Anyone with even a fledgling interest in drinking wine would have probably gone through their untempth delivered-to-your-doorstep bottle by now. Sherry, however, remains wine’s underappreciated, massively understood cousin. We’re not talking about the Bristol Cream that’s been sitting at the back of your grandmother’s cabinet since the Great War, but bottles meant to be drunk like — and made with the same care as — fine wine. The Spanish fortified wine is, well, wine after all; and we’re here to make a case for it.
“Not a lot of local people buy sherry unless they’ve been to Spain and experienced it. Those are more open to trying the different categories,” shares Inflorecense Asia’s Tan Meng Teck, a Singapore-based winemaker, distributor, and sherry enthusiast.
(Related: This is the new wine list)
For one, sherry makes an excellent pairing choice for many Asian dishes. With a nuttiness similar to Shaoxing wine and a relatively high alcohol percentage, it’s an ideal companion for the spicy, intense flavour profiles of many Asian cuisines. This is especially true for the ones heavy on umami — a flavour profile that’s generally accepted to be difficult to pair with wine. “Spicy curries, sushi, and sashimi all work particularly well with sherry. One very good pairing is prawn paste chicken with a light to medium sherry,” shares Tan.
Sherry also keeps significantly better than wine thanks to its higher ABV and — in the case of heavier styles like amontillado and oloroso — its oxidative nature. If you’re only having the occasional glass, that means no more half-drunk Chablis painfully deteriorating in the fridge.
Some of the most compelling bottles of sherry that Tan has for sale include those from Equipo Navazos, a company – not estate – that started out as a group of lovers and connoisseurs of Andulusian wine. Much like how independent whisky bottlers work, Equipo Navazos selects particularly interesting, and exceptional casks from all over sherry-producing regions to bottle directly, with minimal filtration or clarification — both of which are rarely missing with most sherries.
Serving and keeping sherry
To serve, Tan recommends to treating sherry like you would white wine — lighter styles like fino sherry should be drunk at the same temperatures as one would sparkling wine: about 8°C; while richer styles should be had at about 14º C. If you’re drinking quality product, it makes sense to be able to fully enjoy it — drink sherry out of proper glassware like a universal glass or a tulip-shaped copita. For those unused sherry’s flavour or even ABV, rebujito cocktails are also a popular way to consume the wine –simply add ice and a splash of soda or tonic water to your fino sherry.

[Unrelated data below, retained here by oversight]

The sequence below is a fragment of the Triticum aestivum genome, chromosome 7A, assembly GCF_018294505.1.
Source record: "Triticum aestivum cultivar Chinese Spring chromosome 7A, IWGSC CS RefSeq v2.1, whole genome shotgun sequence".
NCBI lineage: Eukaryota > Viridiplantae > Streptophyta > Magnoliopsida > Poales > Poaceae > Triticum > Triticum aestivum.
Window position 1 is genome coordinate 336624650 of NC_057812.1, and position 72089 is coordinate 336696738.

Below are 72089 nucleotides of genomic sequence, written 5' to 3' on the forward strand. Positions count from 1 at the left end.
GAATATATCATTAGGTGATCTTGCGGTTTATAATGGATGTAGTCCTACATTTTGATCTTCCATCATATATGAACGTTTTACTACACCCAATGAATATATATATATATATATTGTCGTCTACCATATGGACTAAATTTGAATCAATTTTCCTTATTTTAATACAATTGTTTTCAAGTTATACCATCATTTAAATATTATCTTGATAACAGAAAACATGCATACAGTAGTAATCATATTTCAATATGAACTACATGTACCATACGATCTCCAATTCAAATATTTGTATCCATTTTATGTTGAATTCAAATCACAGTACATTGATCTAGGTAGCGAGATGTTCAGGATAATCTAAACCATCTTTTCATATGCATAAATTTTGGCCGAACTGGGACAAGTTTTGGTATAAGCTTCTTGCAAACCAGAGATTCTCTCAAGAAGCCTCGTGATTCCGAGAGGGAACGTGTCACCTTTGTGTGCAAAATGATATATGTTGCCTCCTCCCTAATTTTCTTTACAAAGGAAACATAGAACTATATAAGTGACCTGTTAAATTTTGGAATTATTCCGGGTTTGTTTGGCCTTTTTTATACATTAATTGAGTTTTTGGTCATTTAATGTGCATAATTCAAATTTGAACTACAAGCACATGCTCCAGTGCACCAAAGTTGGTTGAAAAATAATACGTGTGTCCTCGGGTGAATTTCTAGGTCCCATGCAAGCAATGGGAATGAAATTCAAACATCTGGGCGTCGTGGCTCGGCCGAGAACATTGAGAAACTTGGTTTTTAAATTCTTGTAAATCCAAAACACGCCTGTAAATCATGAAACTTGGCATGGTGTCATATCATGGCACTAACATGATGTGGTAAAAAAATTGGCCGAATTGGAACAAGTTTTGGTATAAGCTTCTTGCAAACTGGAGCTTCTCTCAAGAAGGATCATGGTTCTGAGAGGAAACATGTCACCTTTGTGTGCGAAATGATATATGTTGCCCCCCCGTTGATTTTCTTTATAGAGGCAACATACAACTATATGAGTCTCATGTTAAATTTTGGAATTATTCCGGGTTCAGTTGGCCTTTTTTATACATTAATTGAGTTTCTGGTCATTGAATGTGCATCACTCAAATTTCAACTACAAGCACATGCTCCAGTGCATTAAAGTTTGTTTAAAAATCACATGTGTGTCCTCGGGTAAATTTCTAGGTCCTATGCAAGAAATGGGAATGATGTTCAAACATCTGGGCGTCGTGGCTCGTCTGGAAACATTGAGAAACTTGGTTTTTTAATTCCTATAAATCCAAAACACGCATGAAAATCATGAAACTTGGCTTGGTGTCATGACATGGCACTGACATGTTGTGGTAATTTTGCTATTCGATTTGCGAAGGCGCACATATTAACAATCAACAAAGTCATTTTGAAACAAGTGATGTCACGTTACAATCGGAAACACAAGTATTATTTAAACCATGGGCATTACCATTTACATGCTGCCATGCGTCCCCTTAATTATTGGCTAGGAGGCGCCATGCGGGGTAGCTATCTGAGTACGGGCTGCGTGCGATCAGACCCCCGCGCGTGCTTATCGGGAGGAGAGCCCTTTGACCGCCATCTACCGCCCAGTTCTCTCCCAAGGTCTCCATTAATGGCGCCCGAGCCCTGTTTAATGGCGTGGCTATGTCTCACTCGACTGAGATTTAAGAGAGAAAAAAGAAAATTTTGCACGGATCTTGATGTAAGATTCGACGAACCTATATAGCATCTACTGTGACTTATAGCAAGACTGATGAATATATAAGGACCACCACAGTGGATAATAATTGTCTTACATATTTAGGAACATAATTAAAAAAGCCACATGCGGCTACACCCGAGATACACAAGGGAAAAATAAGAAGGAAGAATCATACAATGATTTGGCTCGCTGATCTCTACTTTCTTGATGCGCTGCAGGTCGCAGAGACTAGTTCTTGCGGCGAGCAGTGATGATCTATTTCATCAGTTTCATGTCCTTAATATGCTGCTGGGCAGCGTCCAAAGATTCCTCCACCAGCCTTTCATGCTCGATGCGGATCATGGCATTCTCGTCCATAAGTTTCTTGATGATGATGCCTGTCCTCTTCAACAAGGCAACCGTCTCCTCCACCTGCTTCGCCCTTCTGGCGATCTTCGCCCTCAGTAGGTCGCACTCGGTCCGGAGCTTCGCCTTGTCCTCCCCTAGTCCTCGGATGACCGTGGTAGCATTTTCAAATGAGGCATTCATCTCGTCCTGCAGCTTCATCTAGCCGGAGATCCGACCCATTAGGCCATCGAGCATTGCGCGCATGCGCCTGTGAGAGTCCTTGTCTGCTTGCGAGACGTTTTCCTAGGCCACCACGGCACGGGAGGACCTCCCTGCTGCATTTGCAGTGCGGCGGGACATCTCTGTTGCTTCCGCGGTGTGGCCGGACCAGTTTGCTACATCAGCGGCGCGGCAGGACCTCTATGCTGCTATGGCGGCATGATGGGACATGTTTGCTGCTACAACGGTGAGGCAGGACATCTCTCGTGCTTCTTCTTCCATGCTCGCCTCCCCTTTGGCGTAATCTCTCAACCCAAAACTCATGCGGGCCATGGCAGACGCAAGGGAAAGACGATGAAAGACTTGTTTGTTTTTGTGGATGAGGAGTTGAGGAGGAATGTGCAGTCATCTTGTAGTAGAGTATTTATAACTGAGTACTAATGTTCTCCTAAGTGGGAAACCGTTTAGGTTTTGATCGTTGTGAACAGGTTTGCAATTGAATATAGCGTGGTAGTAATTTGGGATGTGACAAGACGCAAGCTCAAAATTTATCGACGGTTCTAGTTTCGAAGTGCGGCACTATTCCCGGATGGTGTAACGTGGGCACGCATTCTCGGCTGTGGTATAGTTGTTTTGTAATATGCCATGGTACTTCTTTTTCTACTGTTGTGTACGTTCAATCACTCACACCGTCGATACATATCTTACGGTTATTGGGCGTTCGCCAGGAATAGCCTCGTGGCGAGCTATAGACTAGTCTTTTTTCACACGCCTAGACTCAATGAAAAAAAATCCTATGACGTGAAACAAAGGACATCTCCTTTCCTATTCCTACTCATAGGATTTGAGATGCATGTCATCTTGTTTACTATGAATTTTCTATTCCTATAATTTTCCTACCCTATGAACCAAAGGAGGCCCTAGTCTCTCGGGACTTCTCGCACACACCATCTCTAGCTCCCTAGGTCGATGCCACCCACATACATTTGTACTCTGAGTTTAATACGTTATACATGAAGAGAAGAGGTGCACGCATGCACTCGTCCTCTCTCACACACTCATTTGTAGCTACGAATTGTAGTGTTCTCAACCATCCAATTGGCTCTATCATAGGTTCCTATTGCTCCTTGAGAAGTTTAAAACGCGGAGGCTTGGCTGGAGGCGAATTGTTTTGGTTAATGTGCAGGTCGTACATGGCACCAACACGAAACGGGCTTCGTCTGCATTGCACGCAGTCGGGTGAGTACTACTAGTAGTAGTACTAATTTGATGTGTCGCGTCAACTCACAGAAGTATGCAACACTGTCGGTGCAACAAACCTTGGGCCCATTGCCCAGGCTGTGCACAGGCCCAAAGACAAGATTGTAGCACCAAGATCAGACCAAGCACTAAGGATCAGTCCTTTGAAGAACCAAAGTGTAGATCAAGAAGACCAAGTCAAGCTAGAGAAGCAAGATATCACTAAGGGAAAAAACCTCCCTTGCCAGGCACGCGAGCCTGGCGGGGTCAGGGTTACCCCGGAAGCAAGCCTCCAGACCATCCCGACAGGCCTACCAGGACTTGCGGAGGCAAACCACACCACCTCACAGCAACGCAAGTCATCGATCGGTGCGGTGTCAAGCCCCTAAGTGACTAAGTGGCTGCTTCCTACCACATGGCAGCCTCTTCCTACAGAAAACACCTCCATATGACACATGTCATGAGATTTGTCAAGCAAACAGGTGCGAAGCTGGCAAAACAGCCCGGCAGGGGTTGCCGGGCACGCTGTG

Unlike wine, sherry rarely improves with age in the bottle, and should be stored upright to minimise contact with oxygen. Once opened though, bottles tend to keep much better, after re-capping and storing them in the fridge. “I’ve left bottles in the fridge for up to a few months and they were actually OK,” shares Tan. As a general rule of thumb, the lighter a sherry is, the shorter its shelf life.
A brief guide to sherry styles
Like most categories of wines, sherry has its own fairly complex system of rules classification governing everything from style of production to appellations. Most sherries are made with the Palomino grape, although there’s also a small amount made with Pedro Ximénez and Moscatel — primarily sweet styles. Grape must is first fully fermented before being fortified with a neutral grape spirit. All sherries are solera-aged, with two recognized average age categories: VOS for a minimum of 20 years; and VORS for a minimum of 30 years.
The driest and most delicately-flavoured style of sherry. Fino sherries are made by aging wines between 14.5-16 per cent ABV in partially-filled barrels under the right conditions. A layer of yeast called flor forms on the surface of the wine, protecting it from oxygen, preserving its fresh, bright flavours, and imparting a bread-like characteristic to the wine. Manzanilla sherry is a type of fino, made under the Manzanilla-Sanlúcar de Barrameda DOP — a coastal region where the high humidity, low temperatures , and salt air lends the product a thicker flor cap, fresher flavour, and a saline quality.
This style of sherry starts off like fino with a layer of flor. The flor is then removed — either by design or because it dies off on its own for whatever reason — and the sherry is allowed to age with exposure to oxygen. This creates a wine with some of the oxidative characteristics of an olorsso, but also some of the levity of fino, giving it a unique complexity.
Perhaps the least common, and most ambiguous category, palo cortado sherry is basically an amontillado that’s spent less time under flor — creating a wine that’s close to a delicate, lighter oloroso. Because it spends less time in contact with flor compared to amontillado, Palo Cortado sherries will also have a heavier body because the yeast hasn’t consumed all the glycerol — which contributes to body and a perception of sweetness — in the wine.
Because its fortified to a high degree at an early stage, wines destined to become oloroso sherry never form a layer of flor, allowing it to age in its barrel for a long time oxidatively, developing nutty, complex flavours.
These are usually made with Pedro Ximénez (PX) or moscatel grapes. PX (which is also the name of the resulting wine) is made from partially dried grapes, creating an intensely sweet must that only ferments to a very small degree before being fortified. Cream sherries – which is probably best associated with that “grandmother’s tipple” – are created by blending any of the wines mentioned so far, usually oloroso with PX, to create a semi-sweet product.
Browse Inflorecense Asia’s sherry portfolio here.